If you are heading out on a trip this summer, there’s a good chance you’ve put a lot of effort into your planning: choosing a destination, making travel arrangements, deciding on things to do and see, preparing a list for packing, etc. But what about the house you’re leaving behind? Summer is the peak time for home burglaries because criminals are watching for empty homes. Putting some extra planning into protecting your home before your trip can save you heartache later.
Make It Look Like You Never Left
Because you want your home to still look occupied while you’re gone, the obvious best plan is to have a friend or relative stay there. But if that isn’t possible, you can still give it a lived-in feel:
- Use timers or smart home devices to control both your indoor and outdoor lights, and have them turn on and off at various times.
- Put your television on a timer as well so sound can be heard within the house at times.
- Stop newspaper delivery, or have a neighbor pick it up each morning so they don’t accumulate on the porch.
- If you are going to be gone for more than a week, arrange for your lawn to be mowed. Overgrowth is a sign of an unoccupied house.
- Your car should remain locked in the garage, but ask a neighbor to park in your driveway in the evenings to give the appearance of occupancy.
- Make sure packages or mail don’t get left on your porch. You can contact the postal service to hold your mail, and the major carriers now have services where you can request your deliveries be held while you are away:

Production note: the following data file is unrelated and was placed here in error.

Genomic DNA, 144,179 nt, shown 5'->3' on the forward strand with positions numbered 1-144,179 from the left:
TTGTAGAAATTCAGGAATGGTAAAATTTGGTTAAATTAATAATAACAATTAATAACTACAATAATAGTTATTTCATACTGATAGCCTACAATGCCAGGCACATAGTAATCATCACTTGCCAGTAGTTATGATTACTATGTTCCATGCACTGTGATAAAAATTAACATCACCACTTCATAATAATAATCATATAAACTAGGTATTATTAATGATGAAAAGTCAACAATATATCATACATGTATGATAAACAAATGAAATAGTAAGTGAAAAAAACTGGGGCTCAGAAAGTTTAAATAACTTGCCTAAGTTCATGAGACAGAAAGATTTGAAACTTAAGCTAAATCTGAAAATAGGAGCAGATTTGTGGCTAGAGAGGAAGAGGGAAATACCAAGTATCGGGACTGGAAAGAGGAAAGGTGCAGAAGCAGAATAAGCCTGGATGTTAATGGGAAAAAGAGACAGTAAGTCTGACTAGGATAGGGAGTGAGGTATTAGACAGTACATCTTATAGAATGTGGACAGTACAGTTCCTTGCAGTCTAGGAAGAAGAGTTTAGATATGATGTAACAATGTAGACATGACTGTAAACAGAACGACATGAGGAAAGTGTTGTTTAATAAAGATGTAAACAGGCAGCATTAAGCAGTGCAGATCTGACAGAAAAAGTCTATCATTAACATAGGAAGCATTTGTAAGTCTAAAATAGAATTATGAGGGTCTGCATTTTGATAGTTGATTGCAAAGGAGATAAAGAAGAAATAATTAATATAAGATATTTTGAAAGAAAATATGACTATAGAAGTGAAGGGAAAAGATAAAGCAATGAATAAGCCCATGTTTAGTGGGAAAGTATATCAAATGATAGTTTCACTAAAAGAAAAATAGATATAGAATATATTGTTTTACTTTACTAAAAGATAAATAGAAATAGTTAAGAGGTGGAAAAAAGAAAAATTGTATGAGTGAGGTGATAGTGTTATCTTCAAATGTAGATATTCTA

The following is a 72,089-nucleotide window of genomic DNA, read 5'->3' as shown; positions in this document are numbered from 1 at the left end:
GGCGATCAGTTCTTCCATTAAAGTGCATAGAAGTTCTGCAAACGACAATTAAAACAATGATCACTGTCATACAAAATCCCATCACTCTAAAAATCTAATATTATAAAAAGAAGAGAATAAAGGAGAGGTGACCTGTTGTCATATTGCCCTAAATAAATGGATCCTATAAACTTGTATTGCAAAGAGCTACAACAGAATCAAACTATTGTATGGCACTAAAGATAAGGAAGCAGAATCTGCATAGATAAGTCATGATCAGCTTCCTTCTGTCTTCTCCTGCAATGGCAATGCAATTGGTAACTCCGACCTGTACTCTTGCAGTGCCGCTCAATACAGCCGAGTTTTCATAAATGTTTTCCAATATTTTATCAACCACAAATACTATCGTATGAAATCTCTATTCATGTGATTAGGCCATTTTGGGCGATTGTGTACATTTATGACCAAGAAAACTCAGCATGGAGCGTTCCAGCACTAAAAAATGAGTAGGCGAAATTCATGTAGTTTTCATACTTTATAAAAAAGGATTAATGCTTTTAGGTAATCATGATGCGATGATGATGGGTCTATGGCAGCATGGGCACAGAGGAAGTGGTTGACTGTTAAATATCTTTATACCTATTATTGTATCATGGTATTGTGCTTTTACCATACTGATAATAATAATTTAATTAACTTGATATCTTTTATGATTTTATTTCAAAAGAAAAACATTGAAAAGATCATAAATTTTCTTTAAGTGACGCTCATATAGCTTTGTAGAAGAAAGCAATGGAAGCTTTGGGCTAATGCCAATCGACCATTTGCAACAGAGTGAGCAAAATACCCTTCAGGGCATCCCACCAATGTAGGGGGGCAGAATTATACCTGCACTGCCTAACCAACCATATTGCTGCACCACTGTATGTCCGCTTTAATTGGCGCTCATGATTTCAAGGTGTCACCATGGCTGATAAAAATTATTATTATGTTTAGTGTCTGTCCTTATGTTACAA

- Be sure to bring in any spare key(s) you have hidden on your property while you are away.
Save Some Money While You’re Away
A few simple steps inside the house can protect your belongings and save you some money while you are gone, too:
- Set the thermostat for higher temperatures (around 80 is recommended) so your air conditioner isn’t running unnecessarily while you are out.
- Turn down the temperature on your water heater, as well! You don’t need hot water when you aren’t home.
- Unplug smaller appliances, such as coffee makers, toaster ovens, printers, DVD or Blu-Ray players, etc. to conserve energy.
- Larger electronics such as computers, stereos, and televisions (unless they are running on timers) should also be unplugged to prevent damage from power surges or electrical storms. An alternative option is to plug them all into quality surge protectors.
- Disconnect your computer from the Internet to protect your personal information and files.
- Don’t leave any valuables or important paperwork out. Make sure things like jewelry and private documents are locked in a fire-proof safe, or taken to a safe deposit box before you depart.
Who Should Know You Are Gone?
Finally, a great way to protect your home is to let the RIGHT people know you are leaving:
- Who you SHOULD tell:
- Your alarm company, if you have one. A notation on your account that you are away on vacation can help the monitoring company should an alarm take place while you are gone.
- Trusted friends and neighbors, who can help keep an eye on your property.
- The local police. Some precincts will do a “vacation check” while you are gone if the resources are available.
- Who you SHOULDN’T tell:
- Anyone while in a public setting. Whether in the store, the doctor’s office, a restaurant, etc., your conversation could be overheard by a potential burglar taking notes on dates and details.
- Anyone on social media. (Make sure your kids know this one, too!) Criminals find victims easily through careless posts. Even private settings can sometimes be seen by people you don’t know through shares, tags, or comments. Even though it may be tempting to share your travel news, never post your plans or mention that you will be away. When you are gone, don’t use check-ins which will show you’re out of town. Finally, save your vacation pictures until after you’ve returned!
With a little extra effort, you can leave for your trip with the peace-of-mind that you’ve left your home secure.
Just don’t forget to lock the doors. 😉